Never having died I cannot truly compare the two on this aspect. Death is the ultimate in being “disembodied,” of that there can be no doubt. Yet here I am feeling the way I do in addition to the fact that my feet hurt today. I’ve never heard of that being a side effect of Death, but who knows? Not me. Maybe the late Dr. Scholl knows, but he’s not talking.

We arrived home from our trip at about 10 PM. It had already been a 22 hour day. I went to bed. My eyes popped open (something else that rarely happens in Death) at about 5:45 AM and I knew that attempting to roll over and go back to sleep would be futile. So, I did the perfectly normal thing – I got up, dressed, made out a shopping list and went off to the Kroger store. After Lag 3seven weeks there was nothing left in the fridge that anyone wanted to eat.

There I was tooling around Kroger’s at a little past six in the morning detouring around clerks who were trying to stock the shelves. Shopping at that time of day is surreal – or at least it was for me in my altered state. While looking over the “Jams and Jellies” selections I wondered if this was what Purgatory was like – looking for Peach Jam, but finding nothing but Apricot. Eternal browsing and perpetual frustration.

After rereading the above I am beginning to arrive at the rather sketchy conclusion that there just might not be any substantial difference between Jet Lag and Death. Maybe Jet Lag is like a Temporary Death and Death is like a state of Neverending Jet Lag. And behind it all is United Airlines playing Hide and Seek with our luggage. I’m going back to bed.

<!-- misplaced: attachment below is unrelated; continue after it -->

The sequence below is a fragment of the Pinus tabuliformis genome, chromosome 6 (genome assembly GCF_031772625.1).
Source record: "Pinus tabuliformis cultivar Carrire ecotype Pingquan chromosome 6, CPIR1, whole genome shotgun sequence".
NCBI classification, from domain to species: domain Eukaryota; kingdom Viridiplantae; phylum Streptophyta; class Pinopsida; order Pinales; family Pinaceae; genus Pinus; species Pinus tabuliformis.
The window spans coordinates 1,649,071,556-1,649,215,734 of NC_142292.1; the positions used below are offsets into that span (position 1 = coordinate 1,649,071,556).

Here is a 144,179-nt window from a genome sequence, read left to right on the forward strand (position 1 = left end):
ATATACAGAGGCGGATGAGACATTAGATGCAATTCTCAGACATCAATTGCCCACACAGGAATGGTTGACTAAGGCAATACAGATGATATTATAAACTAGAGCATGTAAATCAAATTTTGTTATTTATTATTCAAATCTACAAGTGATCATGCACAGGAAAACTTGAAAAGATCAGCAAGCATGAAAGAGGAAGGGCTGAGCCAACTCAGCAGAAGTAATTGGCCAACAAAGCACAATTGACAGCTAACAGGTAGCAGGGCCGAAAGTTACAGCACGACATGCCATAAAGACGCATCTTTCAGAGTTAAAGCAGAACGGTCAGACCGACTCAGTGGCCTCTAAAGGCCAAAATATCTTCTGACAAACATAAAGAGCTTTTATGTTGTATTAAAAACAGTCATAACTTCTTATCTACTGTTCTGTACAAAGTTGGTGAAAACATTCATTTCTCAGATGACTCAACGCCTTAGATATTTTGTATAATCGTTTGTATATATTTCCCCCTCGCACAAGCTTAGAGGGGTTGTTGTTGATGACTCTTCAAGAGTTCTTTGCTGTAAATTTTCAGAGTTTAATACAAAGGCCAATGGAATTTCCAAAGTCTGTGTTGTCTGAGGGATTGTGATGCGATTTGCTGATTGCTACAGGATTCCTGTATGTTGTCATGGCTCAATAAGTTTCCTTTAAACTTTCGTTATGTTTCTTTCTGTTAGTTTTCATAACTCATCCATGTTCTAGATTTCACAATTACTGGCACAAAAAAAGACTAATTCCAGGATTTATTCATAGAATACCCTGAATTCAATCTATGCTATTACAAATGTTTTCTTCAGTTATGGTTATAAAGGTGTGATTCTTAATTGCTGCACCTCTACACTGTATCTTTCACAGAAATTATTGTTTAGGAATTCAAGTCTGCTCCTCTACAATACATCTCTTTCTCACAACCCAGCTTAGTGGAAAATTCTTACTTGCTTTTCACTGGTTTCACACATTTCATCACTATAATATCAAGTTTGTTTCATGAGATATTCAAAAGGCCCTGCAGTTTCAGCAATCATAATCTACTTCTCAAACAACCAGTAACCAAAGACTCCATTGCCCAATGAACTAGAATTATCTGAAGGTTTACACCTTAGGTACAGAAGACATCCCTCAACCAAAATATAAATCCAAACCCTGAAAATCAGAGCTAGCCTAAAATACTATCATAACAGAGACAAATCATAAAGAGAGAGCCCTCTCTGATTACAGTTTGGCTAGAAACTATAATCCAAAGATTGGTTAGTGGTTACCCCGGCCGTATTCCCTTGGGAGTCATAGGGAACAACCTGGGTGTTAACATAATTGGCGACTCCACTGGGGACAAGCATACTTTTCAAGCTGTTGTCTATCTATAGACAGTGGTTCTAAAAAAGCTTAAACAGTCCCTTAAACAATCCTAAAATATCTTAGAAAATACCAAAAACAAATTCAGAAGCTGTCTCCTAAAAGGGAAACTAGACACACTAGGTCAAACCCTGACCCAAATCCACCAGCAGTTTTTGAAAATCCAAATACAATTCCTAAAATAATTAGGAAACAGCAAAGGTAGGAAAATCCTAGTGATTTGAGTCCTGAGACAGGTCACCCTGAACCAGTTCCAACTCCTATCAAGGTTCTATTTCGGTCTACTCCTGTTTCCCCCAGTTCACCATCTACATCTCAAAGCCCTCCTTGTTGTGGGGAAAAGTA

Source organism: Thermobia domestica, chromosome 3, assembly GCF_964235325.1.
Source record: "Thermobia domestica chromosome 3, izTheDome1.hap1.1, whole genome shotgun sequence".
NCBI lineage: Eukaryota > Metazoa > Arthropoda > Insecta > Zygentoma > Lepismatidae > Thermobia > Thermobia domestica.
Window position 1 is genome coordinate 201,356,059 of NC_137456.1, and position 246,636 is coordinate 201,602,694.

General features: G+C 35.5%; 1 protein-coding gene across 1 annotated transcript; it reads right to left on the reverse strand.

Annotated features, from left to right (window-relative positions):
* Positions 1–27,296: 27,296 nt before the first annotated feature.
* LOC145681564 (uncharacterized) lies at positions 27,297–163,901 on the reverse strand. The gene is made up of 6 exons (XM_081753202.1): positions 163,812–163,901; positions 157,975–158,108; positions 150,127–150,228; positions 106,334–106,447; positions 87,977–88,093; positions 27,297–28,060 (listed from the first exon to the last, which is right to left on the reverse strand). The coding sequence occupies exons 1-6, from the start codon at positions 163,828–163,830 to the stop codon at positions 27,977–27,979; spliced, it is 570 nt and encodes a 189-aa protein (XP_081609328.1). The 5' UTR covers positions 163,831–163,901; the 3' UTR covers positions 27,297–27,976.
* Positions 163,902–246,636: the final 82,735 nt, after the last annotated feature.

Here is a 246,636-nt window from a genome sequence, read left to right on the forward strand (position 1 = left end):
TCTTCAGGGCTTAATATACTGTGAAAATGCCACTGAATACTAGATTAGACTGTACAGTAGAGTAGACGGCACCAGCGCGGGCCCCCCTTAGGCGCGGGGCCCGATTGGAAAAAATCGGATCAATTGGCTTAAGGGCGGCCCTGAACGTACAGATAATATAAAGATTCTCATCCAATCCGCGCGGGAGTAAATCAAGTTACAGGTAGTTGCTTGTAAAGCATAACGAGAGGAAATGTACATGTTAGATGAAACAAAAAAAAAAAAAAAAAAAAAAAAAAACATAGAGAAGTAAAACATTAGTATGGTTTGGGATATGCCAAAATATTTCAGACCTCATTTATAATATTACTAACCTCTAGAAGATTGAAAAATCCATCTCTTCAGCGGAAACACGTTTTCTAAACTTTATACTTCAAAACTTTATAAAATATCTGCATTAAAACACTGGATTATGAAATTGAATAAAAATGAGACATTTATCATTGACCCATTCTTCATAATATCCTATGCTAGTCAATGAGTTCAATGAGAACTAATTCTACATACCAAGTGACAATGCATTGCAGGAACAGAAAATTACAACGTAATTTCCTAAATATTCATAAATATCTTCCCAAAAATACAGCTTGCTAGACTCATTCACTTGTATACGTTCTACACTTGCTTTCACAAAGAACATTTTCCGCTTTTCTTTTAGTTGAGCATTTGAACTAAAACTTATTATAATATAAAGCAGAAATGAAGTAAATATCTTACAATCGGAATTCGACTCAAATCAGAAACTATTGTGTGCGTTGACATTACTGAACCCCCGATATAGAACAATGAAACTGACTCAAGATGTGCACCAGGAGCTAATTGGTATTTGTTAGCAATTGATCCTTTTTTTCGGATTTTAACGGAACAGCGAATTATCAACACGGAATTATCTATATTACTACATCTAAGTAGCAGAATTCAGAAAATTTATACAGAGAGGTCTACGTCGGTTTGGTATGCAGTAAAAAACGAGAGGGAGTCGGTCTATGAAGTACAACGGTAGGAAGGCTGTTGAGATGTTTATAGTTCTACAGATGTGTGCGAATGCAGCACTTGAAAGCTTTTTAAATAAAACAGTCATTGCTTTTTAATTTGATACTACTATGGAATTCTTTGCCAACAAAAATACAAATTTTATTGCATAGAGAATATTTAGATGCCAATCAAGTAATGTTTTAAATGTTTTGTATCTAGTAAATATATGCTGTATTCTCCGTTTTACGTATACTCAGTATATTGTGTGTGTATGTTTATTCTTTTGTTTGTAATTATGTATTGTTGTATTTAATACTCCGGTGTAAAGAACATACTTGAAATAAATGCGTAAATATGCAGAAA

Lag 1

Throwback Thursday – “100 Years Of Turning Left”

Throwback Thursday – “100 Years Of Turning Left”

Indy 1946

Indy 500 – 1946

AUTO RACING IS BIG, VERY BIG IN INDIANA. This year it is even bigger.

“Why, Oh, why?” I hear someone ask.

The reason is that this year is the 100th edition of the Indianapolis 500 race. This year, as in every other year, 33 cars will tear around the 2.5 mile track for 500 miles – turning left the entire time.

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There Has To Be A Better Way

WELL, IT IS TIME TO STRAP ON OUR WINGS AND FLY. We are heading down to Texas for a family visit. We are both very happy to be doing this for several reasons.

  1. We are looking forward to seeing everyone.
  2. Dawn’s Mother has better Wi-Fi than we do.
  3. It is warmer there than Indiana and we need to feel some heat.

Those three factors alone make this trip worthwhile. Actually, they would make any trip worthwhile.

When we make these excursions to Texas the snags that appear are all part of the “getting there” that we have to go through. Whoever came up with that “Getting there is half the fun” line must have been drinking the entire time.